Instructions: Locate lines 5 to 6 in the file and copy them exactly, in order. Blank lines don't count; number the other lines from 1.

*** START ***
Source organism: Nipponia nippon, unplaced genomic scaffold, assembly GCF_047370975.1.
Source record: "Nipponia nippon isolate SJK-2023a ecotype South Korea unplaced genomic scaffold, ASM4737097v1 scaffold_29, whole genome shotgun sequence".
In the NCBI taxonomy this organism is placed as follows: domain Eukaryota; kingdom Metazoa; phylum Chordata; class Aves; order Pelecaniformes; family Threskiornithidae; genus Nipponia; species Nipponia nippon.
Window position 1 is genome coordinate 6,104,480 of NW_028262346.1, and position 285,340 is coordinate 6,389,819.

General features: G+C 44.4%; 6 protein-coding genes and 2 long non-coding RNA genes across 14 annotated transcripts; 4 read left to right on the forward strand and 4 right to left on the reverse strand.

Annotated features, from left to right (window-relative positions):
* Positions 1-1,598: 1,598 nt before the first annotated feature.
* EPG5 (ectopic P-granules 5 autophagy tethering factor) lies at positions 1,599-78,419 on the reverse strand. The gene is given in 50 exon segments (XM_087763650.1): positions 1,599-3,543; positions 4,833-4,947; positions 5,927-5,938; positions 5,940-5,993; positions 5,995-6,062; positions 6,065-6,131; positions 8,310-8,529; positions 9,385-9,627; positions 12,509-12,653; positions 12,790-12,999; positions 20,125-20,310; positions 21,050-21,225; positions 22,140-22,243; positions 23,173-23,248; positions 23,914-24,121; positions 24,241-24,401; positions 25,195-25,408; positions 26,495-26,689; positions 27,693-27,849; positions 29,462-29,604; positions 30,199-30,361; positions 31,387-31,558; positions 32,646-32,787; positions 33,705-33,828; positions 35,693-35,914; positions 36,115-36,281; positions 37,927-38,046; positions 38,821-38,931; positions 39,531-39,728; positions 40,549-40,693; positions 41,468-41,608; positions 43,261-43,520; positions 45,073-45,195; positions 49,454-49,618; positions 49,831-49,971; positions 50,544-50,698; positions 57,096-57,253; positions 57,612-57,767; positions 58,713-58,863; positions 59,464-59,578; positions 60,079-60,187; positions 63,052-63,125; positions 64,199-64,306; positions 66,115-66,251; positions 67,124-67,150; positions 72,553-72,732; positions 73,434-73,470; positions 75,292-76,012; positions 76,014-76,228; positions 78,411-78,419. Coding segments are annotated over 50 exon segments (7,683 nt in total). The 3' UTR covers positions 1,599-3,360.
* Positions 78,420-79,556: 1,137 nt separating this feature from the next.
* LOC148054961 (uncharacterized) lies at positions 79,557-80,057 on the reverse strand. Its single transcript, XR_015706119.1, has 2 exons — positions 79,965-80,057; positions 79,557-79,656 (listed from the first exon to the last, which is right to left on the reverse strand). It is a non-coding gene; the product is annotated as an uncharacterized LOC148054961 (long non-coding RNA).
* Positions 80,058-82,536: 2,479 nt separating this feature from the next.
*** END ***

General features: G+C 44.4%; 6 protein-coding genes and 2 long non-coding RNA genes across 14 annotated transcripts; 4 read left to right on the forward strand and 4 right to left on the reverse strand.

Annotated features, from left to right (window-relative positions):